OAKS stands for Overseas Aid for the Kids of Sierra Leone. The OAKS School has been open since 2007. It now has about 350 students and relies on the OAKS charity. At the end of January, Mrs Moran sent off a bumper package of letters and small gifts to OAKS School. Students had written letters during Academic Review time and in Learning for Life lessons to start the penpal scheme. They received their replies a few weeks later and Mrs Moran went into assembly to give them out.
Lauren Jones 8YL
When Mrs Moran told us about the scheme, I was so excited. As soon as I started writing my letter, I couldn’t stop so I wrote two letters to two different children: one was a boy called Gebrella and he is 14 years old and the other one was Augusta and she is 14 years old also.
Augusta was so sweet and she wrote me a little song. I loved it. I also sent a little bracelet and she said she loved it too. The little song said: ‘I like you friend keep it up, I like you friend keep it up. I am your friend, friend, friend, you are my friend, friend, friend.’
Sian Cullen-Lloyd 8YL
When Mrs Moran told us about the penpal scheme with the school in Sierra Leone, I had mixed feelings. I was excited and scared because I didn’t really know what to write. I have always wanted to write or speak to someone far away on another continent and learn about their religion, life etc. I want to see how different it is from my own.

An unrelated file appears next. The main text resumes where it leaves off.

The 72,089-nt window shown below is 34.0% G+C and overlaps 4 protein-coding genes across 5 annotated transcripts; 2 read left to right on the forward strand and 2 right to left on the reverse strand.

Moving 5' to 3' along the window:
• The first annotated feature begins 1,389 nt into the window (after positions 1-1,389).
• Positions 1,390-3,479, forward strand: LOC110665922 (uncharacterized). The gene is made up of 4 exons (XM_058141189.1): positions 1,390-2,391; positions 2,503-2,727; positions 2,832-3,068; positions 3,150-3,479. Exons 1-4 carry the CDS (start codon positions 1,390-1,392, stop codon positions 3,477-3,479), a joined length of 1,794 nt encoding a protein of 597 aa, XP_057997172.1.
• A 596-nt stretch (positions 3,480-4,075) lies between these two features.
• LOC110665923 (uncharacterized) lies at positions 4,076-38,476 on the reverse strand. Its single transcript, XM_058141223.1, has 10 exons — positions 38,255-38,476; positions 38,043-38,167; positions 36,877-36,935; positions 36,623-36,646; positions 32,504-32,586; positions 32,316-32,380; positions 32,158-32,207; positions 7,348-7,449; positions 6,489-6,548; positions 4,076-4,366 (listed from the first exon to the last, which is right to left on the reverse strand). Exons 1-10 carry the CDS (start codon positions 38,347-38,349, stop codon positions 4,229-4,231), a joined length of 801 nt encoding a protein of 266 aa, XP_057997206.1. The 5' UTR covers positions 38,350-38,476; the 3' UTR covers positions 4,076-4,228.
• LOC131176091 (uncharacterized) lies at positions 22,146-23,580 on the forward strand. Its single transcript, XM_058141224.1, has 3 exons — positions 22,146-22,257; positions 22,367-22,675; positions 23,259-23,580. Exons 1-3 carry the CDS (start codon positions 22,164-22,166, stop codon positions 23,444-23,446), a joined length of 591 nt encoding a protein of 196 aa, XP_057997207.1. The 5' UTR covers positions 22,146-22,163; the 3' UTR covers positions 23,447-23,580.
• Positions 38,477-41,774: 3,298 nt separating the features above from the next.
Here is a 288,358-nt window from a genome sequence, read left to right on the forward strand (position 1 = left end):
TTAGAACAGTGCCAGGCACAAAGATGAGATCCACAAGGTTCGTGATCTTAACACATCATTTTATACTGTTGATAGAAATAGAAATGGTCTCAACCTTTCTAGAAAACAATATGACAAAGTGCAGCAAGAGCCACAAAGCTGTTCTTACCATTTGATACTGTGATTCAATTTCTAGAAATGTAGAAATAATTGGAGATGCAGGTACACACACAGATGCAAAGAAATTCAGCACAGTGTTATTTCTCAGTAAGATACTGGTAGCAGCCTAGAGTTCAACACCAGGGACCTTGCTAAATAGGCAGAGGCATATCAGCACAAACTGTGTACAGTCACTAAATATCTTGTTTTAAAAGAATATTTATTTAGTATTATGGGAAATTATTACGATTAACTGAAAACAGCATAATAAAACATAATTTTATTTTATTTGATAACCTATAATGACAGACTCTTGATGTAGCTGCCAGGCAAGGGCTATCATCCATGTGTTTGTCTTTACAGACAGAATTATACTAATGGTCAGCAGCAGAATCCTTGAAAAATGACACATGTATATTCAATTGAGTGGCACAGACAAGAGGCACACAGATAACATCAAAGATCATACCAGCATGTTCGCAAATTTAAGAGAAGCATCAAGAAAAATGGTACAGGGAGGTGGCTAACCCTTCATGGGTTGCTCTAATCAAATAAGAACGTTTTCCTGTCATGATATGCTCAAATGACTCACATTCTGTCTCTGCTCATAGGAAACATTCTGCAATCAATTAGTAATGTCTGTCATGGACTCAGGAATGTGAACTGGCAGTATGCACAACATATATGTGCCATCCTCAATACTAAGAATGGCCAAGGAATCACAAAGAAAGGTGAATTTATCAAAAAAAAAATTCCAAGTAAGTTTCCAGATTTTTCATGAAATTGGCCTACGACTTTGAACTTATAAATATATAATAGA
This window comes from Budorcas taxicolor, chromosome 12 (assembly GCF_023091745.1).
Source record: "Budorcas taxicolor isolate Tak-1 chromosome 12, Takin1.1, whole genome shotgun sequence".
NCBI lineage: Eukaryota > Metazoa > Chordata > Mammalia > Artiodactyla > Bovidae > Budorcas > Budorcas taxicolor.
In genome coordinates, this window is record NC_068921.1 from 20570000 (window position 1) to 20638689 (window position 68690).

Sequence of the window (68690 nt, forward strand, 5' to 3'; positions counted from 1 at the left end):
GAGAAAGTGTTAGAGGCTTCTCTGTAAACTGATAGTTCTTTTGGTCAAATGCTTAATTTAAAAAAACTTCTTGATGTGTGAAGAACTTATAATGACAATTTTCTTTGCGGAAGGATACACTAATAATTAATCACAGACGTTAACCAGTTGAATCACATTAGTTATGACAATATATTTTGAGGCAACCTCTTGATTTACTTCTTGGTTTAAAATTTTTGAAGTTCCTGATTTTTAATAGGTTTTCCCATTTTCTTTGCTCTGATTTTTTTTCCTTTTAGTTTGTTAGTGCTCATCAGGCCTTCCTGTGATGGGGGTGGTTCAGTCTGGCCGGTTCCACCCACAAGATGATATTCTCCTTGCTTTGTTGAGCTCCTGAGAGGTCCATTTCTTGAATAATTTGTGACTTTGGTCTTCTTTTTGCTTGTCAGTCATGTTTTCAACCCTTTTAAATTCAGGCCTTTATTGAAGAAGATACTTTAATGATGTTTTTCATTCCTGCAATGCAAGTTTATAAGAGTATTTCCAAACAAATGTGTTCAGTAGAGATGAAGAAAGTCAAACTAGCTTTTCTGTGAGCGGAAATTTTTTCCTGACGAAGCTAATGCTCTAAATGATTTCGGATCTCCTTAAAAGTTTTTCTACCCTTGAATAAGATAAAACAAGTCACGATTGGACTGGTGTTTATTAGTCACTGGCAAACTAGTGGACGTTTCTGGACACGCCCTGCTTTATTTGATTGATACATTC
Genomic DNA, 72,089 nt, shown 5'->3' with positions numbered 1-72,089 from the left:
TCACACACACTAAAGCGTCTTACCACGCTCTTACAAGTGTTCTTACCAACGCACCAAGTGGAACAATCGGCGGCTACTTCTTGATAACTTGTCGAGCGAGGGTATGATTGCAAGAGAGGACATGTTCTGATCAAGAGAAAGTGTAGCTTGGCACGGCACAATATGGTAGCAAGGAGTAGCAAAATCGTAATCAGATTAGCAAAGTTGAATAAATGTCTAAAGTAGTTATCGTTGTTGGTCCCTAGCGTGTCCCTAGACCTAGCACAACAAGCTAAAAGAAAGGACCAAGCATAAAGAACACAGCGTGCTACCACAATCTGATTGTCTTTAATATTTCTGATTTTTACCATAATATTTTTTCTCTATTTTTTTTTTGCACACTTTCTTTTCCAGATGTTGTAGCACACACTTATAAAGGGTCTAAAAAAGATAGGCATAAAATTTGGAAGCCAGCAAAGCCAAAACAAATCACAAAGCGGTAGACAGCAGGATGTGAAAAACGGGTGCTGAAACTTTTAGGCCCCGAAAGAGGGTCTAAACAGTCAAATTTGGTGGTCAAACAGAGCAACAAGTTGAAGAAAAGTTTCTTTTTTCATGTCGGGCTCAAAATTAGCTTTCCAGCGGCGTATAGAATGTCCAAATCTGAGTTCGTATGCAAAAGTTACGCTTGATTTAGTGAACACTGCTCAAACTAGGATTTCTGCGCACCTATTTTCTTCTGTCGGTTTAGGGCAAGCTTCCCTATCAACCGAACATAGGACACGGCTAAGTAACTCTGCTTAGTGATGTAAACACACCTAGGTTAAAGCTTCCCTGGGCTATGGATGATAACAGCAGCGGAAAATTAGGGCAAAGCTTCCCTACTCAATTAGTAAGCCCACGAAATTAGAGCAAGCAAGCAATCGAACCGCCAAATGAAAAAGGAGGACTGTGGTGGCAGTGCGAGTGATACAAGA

My penpal’s name is Margret Katim. She is 13 years old, likes dancing, listening to music and sports. We have a lot in common.
Nathaniel Allen 8BA
A few weeks ago we were introduced to a pen-pal scheme by Mrs Moran to write letters to students in Sierra Leone. This was new to me as it was my first letter that I had got a reply from and especially such a good and interesting reply from a child like me on another continent.
As soon as I sent the letter, I forgot about the reply and so when I got one I was very surprised. It is great to learn more about their life because the only life I know is my own. I am currently working on another letter and I am hoping this project will continue as I want to learn more about David’s life and how it is different from mine.
Joanie Needham 8BA
I was happy to take part in writing to people in Sierra Leone because it means you can see what life is like there. When I first wrote a letter, I was unsure what to expect but when their letter came back I was interested to learn how different life is there. The person I wrote to sounds really kind. I am currently writing a letter back and I am going to send a present. I hope my penpal friendship will carry on. I am really grateful to take part in this unusual activity.